The last snowball
This work in progress from my Masters is about liminal states, an inbetweenness where I believe we find ourselves intellectually and emotionally. I believe that we need to break free from hierarchical dualism, from dividing the world in two, and realise that life is more complex and its systems more entangled. These images are about relearning being in my home environment - a ski resort in Switzerland - collaborating and listening to other entities.
Gryon is a ski resort in the French-speaking Swiss Alps and has been my home for the last 15 years. During this  period, the region has seen some of the driest winters on record. The warming climate has wide implications 
for the local labour market who have a long history of living and working within this landscape. Tourism employs 80% of the village population but the mountain can only sustain the people with support from the federal 
government. Increasingly we need to listen to the mountain to find new ways of being. 

New Materialist thinking challenges the hierarchical dualism underpinning how we currently think about the world. The way we divide everything in two: mind and body, subject and object, human and thing. This thinking 
has allowed us to consider the nonhuman—material and natural entities—as resources for our growth and pleasure and has led to climate change. New Materialist physicist-philosopher Karen Barad suggests that we choose a perspective, and that we measure intra-actions, terming this an ‘agential cut’. This cut allows an entity agency and facilitates meaning to be created. It is through co-creation that we can dialogue with the world and that parts of the universe are able to make themselves intelligible to each other.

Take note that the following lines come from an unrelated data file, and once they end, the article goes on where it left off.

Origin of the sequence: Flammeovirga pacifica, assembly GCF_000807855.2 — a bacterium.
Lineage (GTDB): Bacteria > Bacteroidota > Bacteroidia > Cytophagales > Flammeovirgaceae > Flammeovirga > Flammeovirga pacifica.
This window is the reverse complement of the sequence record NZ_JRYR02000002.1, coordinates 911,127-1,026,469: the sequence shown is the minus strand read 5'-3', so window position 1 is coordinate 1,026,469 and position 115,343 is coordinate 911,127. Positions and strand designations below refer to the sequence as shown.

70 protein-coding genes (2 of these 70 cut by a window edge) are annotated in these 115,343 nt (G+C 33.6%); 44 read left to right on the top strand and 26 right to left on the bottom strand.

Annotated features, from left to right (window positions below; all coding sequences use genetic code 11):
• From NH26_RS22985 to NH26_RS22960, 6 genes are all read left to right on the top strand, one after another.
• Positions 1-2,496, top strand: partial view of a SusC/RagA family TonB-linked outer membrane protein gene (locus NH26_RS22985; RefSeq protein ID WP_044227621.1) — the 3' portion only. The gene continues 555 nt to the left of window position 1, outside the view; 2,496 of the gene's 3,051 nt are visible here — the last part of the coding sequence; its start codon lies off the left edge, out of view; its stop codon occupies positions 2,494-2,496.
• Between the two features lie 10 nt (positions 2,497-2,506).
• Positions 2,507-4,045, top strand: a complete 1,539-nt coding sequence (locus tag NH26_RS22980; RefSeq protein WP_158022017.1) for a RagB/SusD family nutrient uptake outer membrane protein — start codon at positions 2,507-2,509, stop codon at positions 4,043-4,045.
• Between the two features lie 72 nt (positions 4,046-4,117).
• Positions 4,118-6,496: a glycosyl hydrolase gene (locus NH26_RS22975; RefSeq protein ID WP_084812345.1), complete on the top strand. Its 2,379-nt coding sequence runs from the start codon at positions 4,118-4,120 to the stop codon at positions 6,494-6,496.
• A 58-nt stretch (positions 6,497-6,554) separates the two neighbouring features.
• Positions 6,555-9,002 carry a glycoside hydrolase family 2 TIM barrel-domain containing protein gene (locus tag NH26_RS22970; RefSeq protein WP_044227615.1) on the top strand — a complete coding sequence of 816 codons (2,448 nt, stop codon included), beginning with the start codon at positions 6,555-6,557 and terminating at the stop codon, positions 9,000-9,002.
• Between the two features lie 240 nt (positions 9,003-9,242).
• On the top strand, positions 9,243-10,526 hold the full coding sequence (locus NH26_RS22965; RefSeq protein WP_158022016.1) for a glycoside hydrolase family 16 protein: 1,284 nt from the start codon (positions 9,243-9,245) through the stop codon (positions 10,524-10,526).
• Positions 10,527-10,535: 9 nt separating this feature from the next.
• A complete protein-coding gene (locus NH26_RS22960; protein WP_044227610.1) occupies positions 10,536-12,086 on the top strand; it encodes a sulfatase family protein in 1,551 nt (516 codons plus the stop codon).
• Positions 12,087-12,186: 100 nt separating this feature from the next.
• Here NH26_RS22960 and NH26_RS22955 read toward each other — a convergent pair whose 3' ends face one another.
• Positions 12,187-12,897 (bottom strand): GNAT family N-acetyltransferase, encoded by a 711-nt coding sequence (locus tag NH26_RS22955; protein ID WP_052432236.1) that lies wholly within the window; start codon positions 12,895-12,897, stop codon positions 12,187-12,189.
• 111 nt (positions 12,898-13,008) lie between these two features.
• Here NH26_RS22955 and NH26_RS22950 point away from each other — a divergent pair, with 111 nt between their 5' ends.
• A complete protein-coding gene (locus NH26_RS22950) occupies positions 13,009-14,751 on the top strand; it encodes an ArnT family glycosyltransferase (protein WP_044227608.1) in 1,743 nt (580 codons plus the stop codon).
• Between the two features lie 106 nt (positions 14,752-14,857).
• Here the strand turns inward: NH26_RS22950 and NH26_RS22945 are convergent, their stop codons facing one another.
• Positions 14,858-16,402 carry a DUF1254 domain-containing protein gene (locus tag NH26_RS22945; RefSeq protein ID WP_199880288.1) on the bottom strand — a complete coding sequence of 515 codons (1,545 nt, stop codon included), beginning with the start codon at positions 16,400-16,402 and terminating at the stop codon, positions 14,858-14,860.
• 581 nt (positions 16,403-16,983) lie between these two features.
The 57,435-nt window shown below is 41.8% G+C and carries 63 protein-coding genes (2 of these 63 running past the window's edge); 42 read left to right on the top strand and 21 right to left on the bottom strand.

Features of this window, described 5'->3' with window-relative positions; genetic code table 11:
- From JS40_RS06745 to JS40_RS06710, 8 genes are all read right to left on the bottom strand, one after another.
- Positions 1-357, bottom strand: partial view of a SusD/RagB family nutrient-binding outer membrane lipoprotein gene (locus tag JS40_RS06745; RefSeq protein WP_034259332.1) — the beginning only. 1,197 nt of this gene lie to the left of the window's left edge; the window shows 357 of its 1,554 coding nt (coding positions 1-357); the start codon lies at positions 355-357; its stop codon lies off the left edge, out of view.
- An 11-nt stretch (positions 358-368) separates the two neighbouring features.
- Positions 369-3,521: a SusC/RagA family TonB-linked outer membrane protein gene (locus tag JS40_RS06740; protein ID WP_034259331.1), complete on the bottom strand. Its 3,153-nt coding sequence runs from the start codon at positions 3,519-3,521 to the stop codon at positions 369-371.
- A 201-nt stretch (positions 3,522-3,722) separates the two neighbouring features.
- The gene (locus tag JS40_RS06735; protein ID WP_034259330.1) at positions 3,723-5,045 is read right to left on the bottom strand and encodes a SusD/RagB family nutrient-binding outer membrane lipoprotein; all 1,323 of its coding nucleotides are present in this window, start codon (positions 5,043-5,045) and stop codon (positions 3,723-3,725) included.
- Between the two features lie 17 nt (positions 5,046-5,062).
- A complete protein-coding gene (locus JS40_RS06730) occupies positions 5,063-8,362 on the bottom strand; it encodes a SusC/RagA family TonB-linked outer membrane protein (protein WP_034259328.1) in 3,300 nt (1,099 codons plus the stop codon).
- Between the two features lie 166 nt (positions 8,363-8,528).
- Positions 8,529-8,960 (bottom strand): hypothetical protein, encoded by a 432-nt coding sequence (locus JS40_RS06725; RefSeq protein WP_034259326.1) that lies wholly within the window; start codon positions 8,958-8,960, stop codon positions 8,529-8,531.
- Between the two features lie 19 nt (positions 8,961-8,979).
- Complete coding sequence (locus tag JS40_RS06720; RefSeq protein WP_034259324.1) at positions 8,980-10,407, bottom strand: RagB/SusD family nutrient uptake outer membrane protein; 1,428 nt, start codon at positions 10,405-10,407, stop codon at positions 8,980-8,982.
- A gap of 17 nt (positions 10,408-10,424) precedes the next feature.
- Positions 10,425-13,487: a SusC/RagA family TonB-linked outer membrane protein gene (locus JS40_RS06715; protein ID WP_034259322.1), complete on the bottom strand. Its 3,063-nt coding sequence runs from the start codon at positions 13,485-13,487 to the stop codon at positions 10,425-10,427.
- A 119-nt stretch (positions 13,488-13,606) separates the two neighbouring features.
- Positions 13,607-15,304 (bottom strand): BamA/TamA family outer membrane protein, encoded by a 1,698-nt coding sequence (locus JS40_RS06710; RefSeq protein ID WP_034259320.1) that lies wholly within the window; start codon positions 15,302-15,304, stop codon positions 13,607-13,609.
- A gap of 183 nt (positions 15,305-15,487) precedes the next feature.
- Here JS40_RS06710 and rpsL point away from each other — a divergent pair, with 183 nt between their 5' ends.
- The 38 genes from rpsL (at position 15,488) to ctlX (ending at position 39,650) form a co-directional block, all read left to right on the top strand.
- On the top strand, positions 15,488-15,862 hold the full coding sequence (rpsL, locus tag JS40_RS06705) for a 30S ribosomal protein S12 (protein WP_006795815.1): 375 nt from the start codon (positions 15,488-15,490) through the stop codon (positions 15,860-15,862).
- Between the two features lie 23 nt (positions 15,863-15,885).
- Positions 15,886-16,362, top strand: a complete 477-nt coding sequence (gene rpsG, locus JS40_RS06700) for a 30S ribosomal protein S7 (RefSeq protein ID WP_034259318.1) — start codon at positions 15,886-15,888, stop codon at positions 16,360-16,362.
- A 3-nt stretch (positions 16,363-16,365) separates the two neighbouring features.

Using multiple methodologies and generative techniques both digital and analogue, I use photograms, plant-based developers, the internet, and cyanotypes as a plurality of thinking about the different perspectives of the issues. I seek the collaboration of things that are nonhuman: snowballs, fir trees, webcams; not hoping to be neutral but open to listening to what other things have to say.
In this project, I use the science and poetry of photography as a form to stabilise the world: choosing a perspective, measuring the intra-actions, noticing the moment of agential cut. These moments of attention and listening are rooted in care. Care reminds us of the interdependent and reciprocal nature of all relations, not separating those between the human and nonhuman. And so, I ask with Ursula Le Guin how we can relearn our being in the world to better understand climate and the impacts it has on local communities. In doing so, I am expressing my deep love and respect for the mountains where I live.

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